Grow your own Beer? It's time!

Just saw this chart from Bloomberg Supply Lines - barley production in the US is way, way, way down. The population in the US in 1934 was only 126 million, today we are at 329.5 million (says Google).

Barley is the most common and largest ingredient in beer.

Perhaps on a better note, Russia is the worlds largest producer of barley... so maybe we can buy some from them? Or if you love beer, move to Russia? Seriously, I think several of my brothers in law would move just for beer.

Oh no, I forgot there are more and more export restrictions on food globally - and that is if you could ship it here...

So I'm thinking if you like beer, it's time to grow your own.


Check this


  • Torey
    Torey Posts: 5,507 admin

    I don't have barley but I have lots of hops. :)

    There are a few grain producers in my general area but not sure if they are growing barley. Most of what I see in the fields is what appears to be oats and wheat. I will have to check into it and see what we have locally for barley.

    I had a quick check to see what the situation is in Canada for barley. This article was written in January but it is showing an increase in barley production in Canada. South America's barley crops are affecting supply and prices, too. Corn seems to have a part to play in it all, too.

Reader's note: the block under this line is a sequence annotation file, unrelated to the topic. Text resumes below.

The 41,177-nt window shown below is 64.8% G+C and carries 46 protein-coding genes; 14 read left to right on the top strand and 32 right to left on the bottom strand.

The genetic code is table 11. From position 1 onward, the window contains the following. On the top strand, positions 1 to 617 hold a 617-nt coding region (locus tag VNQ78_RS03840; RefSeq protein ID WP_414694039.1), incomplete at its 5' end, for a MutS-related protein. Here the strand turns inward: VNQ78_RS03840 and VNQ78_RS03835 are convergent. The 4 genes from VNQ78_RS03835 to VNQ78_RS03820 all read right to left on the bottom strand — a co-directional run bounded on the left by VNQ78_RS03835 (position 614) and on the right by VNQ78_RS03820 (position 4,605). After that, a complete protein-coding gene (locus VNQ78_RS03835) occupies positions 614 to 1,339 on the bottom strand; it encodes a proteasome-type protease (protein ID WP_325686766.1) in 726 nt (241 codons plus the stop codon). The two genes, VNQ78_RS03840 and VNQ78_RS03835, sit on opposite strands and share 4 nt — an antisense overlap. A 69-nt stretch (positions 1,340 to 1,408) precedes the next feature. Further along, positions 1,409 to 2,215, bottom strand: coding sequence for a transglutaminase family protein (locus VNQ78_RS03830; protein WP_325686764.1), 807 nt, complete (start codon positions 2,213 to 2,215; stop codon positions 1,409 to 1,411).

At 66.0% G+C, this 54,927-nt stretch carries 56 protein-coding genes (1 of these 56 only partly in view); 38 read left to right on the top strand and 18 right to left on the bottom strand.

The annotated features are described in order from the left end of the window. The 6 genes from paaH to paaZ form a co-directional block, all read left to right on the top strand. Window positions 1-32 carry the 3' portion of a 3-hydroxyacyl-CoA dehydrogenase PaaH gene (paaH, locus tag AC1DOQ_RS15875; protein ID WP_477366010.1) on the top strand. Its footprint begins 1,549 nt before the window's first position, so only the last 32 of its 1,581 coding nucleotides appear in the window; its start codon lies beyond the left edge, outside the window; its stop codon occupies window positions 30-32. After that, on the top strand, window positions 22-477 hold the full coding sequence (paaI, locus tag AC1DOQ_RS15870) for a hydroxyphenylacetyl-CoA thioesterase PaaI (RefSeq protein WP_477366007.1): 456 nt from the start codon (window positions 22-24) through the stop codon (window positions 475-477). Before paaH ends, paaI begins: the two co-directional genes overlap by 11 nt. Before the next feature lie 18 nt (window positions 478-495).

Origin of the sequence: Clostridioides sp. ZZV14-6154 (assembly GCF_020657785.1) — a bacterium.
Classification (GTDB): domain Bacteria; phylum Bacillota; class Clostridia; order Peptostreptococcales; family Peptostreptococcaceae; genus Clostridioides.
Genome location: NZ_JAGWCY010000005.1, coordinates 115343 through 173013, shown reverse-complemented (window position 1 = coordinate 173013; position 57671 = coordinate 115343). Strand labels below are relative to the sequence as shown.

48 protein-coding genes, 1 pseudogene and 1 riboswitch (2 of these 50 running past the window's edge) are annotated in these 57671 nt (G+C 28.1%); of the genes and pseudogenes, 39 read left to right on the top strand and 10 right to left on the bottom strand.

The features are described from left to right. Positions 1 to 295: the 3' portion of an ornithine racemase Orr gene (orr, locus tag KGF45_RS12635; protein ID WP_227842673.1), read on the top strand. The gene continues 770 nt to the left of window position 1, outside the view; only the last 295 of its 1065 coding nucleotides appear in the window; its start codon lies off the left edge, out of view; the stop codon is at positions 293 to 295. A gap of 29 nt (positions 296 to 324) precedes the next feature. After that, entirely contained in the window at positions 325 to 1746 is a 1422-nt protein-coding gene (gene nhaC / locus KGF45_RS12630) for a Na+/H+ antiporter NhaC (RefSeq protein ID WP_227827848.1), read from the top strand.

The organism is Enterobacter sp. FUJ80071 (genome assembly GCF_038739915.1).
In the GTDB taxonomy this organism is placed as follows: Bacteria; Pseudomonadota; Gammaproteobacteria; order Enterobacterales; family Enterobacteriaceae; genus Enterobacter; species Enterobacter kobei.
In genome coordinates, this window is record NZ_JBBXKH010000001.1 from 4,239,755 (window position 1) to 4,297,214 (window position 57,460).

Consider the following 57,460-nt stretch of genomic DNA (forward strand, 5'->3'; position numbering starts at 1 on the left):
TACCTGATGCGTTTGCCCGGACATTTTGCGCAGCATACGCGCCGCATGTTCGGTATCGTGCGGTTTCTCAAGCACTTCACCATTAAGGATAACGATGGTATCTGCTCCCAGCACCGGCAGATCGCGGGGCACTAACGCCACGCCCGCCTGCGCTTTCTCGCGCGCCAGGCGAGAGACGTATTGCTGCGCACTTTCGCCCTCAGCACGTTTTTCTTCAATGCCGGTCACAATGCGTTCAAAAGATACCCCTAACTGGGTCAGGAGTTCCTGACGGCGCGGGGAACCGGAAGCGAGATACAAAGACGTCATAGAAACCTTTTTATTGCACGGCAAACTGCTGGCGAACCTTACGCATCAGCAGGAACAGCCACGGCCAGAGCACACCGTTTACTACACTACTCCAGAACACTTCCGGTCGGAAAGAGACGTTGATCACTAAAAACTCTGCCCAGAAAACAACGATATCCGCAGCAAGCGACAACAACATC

For reference, the US crop is measured in bushels while the Canadian crop is measured in metric tonnes (mt). A metric tonne = 35 bushels (approx).

  • Marjory Wildcraft
    Marjory Wildcraft Posts: 1,584 admin

    Had a good laugh @torey as I thought you wrote "lots of HOPE" instead of hops... 😀

  • Torey
    Torey Posts: 5,507 admin

    Well, I try to have lots of hope as well. :)

    Hubby switched from beer to wine a few years ago or he might be more upset at the prospect of a lack of barley. If the price of barley continues to rise with a short supply, maybe there will be more of those confirmed beer drinkers switching to something a little easier to produce than beer. After all, throwing some yeast in with mashed fruit, is a lot easier than growing acres of barley, malting the barley and then creating beer from it.

  • RustBeltCowgirl
    RustBeltCowgirl Posts: 1,403 ✭✭✭✭✭

    Found this on line.